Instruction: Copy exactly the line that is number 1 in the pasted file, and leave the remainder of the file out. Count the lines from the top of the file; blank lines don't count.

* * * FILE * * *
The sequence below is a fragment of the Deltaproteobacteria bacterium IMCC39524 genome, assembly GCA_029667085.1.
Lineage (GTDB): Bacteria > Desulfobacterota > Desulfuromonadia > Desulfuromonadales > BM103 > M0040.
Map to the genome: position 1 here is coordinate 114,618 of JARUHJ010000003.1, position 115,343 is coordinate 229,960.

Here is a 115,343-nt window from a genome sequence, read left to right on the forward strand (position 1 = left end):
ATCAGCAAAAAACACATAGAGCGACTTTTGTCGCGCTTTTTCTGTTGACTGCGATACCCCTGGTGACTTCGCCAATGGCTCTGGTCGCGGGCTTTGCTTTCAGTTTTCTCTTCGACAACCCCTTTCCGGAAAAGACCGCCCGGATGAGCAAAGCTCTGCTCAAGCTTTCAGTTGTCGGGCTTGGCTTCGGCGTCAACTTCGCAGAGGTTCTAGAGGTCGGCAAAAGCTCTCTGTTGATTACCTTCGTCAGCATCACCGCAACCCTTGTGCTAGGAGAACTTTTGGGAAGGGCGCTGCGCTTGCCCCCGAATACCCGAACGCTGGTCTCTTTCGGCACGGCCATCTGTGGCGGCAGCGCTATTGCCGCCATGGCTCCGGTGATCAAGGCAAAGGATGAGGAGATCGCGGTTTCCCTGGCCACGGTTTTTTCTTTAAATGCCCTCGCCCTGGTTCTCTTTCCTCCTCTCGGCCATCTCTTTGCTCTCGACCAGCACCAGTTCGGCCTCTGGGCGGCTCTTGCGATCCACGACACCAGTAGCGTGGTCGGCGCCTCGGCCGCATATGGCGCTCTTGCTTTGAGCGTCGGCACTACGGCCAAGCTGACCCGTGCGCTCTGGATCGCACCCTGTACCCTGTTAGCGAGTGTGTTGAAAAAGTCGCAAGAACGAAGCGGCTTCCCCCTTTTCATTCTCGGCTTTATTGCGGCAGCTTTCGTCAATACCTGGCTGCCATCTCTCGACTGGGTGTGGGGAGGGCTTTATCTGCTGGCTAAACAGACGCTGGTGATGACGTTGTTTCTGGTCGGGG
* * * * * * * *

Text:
The sequence below is a fragment of the Deltaproteobacteria bacterium IMCC39524 genome, assembly GCA_029667085.1.